News Column

Researchers from Chonnam National University Discuss Findings in Biotechnology and Bioengineering

January 27, 2014



By a News Reporter-Staff News Editor at Clinical Trials Week -- Investigators discuss new findings in Biotechnology. According to news reporting originating in Gwangju, South Korea, by NewsRx journalists, research stated, "A bacteria-based microrobot (bacteriobot) was proposed and investigated as a new type of active drug delivery system because of its useful advantages, such as active tumor targeting, bacteria-mediated tumor diagnosis, and therapy. In this study, we fabricated a bacteriobot with enhanced motility by selective attachment of flagellar bacteria (Salmonella typhimurium)."

The news reporters obtained a quote from the research from Chonnam National University, "Through selective bovine serum albumin (BSA) pattering on hydrophobic polystyrene (PS) microbeads, many S. typhimurium could be selectively attached only on the unpatterned surface of PS microbead. For the evaluation of the chemotactic motility of the bacteriobot, we developed a microfluidic chamber which can generate a stable concentration gradient of bacterial chemotactic chemicals. Prior to the evaluation of the bacteriobot, we first evaluated the directional chemotactic motility of S. typhimurium using the proposed microfluidic chamber, which contained a bacterial chemo-attractant (L-aspartic acid) and a chemo-repellent (NiSO4 ), respectively. Compared to density of the control group in the microfluidic chamber without any chemical gradient, S. typhimurium increased by about 16% in the L-aspartic acid gradient region and decreased by about 22% in the NiSO4 gradient region. Second, we evaluated the bacteriobot's directional motility by using this microfluidic chamber. The chemotactic directional motility of the bacteriobot increased by 14% and decreased by 13% in the concentration gradients of L-aspartic acid and NiSO4 , respectively. These results confirm that the bacteriobot with selectively patterned S. typhimurium shows chemotaxis motility very similar to that of S. typhimurium."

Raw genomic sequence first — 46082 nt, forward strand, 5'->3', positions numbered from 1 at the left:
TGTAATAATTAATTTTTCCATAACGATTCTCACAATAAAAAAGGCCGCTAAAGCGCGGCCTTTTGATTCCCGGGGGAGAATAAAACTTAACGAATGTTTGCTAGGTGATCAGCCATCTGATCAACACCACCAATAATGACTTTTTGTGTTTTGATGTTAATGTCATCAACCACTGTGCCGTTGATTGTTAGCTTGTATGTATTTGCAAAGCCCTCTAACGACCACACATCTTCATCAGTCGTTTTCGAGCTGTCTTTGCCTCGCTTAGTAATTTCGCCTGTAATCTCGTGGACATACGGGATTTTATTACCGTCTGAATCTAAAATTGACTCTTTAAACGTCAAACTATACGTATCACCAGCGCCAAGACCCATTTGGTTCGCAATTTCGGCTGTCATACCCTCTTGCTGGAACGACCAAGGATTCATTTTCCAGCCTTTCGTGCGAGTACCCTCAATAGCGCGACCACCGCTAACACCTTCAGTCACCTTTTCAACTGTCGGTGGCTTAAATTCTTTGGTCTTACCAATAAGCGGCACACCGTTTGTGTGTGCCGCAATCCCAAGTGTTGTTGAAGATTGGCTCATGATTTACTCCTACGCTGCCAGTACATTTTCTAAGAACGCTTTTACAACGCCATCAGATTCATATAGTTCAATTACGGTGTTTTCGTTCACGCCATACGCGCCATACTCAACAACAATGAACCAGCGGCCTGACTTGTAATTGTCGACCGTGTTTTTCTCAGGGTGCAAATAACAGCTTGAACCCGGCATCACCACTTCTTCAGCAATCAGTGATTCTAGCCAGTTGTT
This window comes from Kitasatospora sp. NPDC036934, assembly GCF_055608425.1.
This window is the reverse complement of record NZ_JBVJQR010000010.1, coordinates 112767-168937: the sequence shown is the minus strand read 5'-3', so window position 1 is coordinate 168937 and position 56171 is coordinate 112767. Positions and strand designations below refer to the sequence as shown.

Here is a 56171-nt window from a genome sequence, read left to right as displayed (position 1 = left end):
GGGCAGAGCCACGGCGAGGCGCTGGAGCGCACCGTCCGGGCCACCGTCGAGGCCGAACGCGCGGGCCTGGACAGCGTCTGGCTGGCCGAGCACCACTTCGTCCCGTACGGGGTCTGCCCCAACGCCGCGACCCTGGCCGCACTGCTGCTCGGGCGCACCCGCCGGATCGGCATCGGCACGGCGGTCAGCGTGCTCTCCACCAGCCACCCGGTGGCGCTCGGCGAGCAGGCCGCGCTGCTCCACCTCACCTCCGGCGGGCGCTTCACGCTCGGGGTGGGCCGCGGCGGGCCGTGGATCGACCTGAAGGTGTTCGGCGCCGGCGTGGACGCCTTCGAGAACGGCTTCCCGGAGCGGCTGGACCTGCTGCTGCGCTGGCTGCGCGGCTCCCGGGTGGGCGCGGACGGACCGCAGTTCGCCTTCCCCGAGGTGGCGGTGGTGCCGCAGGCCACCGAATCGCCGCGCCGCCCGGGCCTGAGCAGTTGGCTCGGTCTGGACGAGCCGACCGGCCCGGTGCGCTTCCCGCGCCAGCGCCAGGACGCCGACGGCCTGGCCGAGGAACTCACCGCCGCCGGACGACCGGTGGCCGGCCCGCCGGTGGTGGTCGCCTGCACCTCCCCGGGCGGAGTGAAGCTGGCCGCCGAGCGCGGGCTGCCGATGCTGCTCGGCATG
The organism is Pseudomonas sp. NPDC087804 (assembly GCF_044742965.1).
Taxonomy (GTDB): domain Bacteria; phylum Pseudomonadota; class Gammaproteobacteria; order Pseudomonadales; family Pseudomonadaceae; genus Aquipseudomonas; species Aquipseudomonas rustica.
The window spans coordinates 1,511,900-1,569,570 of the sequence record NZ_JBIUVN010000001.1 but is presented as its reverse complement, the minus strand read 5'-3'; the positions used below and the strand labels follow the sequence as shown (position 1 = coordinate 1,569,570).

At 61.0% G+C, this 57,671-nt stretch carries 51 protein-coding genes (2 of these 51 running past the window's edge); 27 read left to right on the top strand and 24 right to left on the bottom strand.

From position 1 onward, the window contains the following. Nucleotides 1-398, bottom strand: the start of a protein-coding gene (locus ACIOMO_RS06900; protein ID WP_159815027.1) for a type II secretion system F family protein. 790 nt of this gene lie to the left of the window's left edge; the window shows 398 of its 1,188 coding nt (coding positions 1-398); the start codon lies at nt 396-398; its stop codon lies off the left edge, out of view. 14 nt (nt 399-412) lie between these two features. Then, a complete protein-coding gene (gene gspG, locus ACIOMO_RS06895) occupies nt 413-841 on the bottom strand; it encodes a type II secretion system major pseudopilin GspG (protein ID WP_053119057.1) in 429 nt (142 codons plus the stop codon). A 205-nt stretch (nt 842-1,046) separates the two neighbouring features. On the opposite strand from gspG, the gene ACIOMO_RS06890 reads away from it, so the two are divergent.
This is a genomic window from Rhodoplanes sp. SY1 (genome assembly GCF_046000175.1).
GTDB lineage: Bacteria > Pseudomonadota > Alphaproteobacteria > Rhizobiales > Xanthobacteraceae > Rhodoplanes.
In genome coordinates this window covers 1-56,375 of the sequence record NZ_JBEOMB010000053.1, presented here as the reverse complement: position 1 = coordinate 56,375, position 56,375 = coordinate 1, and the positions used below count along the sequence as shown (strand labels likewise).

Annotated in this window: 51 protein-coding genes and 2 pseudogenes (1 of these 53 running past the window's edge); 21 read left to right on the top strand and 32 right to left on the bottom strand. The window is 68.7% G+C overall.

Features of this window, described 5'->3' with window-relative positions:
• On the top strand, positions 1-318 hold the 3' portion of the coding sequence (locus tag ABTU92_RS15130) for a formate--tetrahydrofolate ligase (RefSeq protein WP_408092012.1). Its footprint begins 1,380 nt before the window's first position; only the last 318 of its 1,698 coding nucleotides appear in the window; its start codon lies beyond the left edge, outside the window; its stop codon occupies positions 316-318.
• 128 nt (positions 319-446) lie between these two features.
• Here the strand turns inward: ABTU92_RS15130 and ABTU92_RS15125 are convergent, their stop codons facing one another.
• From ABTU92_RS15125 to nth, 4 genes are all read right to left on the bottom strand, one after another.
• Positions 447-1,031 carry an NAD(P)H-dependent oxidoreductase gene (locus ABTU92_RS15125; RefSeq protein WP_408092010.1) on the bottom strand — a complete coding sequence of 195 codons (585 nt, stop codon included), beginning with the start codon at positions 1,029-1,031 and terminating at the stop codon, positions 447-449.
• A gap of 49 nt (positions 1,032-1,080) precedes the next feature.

According to the news reporters, the research concluded: "Moreover, the directional motilities of the bacteria and bacteriobot could be demonstrated quantitatively through the proposed microfluidic chamber."

For more information on this research see: Motility analysis of bacteria-based microrobot (bacteriobot) using chemical gradient microchamber. Biotechnology & Bioengineering, 2014;111(1):134-43. (Wiley-Blackwell - www.wiley.com/; Biotechnology & Bioengineering - onlinelibrary.wiley.com/journal/10.1002/(ISSN)1097-0290)

Our news correspondents report that additional information may be obtained by contacting D. Park, School of Mechanical Systems Engineering, Chonnam National University, Gwangju, 500-757, South Korea. Additional authors for this research include S.J. Park, S. Cho, Y. Lee, Y.K. Lee, J.J. Min, B.J. Park, S.Y. Ko, J.O. Park and S. Park (see also Biotechnology).

Keywords for this news article include: Asia, Biotechnology, Gwangju, South Korea, Clinical Trials and Studies.

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Source: Clinical Trials Week


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